You might consider Sarah Wilson’s stuff to be pop jazz at first, but it’s interesting that she’s got the support of Myra Melford (piano) and Ben Goldberg (clarinet). On this album, they’re given ample room to wander about, turning the songs into layered tapestries rich in detail.
As Andrew Gilbert wrote for the East Bay Express, Wilson didn’t set out to be a jazz composer. Her first writing job, a 1995 commission, was completed on intuition built from Dixieland jazz and evenings spent at the Knitting Factory, back when it was a haven for outside jazz.
Trapeze Project is a bright, upbeat album, with a traditional jazz sense of melody and a lot of busy chatter from piano, clarinet, bass (Jerome Harris) and drums (Scott Amendola … this is one heck of a band she’s assembled). A lot of tracks work the way “Blessing” does, starting out with a pleasantly brassy theme — something you’d associate with a small circus, maybe — then getting into loose, swirling solos and comping. (Actually, traditional New Orleans jazz can get this way. I remember being struck by the Preservation Hall Jazz Band, because they’d get into group-improvising stretches where they’d stick to the tune, yet nobody was playing any part of the tune any more, except arguably the drummer.)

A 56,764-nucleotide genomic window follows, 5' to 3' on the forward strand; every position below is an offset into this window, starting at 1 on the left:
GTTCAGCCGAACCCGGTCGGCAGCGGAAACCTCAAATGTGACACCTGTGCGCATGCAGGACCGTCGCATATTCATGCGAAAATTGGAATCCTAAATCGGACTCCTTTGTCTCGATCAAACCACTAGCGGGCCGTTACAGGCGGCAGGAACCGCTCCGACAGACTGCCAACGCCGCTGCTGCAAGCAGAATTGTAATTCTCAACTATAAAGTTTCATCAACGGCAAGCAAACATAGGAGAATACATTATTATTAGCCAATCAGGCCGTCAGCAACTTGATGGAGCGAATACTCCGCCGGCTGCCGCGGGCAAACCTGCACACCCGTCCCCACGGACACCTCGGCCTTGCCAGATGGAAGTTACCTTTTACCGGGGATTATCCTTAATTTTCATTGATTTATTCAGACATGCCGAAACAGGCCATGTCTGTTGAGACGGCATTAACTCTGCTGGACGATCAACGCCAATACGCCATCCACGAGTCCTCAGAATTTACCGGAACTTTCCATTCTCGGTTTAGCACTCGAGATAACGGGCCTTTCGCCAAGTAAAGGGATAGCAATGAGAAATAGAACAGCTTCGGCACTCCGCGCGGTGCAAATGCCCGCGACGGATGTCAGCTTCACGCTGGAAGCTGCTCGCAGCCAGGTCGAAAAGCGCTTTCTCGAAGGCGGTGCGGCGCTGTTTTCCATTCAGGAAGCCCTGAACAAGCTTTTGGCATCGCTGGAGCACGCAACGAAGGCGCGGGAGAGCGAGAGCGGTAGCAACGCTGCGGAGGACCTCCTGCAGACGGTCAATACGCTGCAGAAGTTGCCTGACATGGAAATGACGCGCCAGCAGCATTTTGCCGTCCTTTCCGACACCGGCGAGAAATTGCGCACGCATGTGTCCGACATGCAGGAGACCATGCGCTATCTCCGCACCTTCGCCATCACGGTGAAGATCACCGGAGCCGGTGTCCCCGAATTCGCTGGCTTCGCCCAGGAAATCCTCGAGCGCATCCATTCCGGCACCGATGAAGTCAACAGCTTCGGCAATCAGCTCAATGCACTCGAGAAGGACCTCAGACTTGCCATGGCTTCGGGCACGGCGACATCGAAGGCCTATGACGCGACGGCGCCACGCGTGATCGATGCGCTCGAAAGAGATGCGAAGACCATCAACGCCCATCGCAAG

I especially liked “Zebulon,” a jumping, bluesy romp with a terrific solo from Goldberg.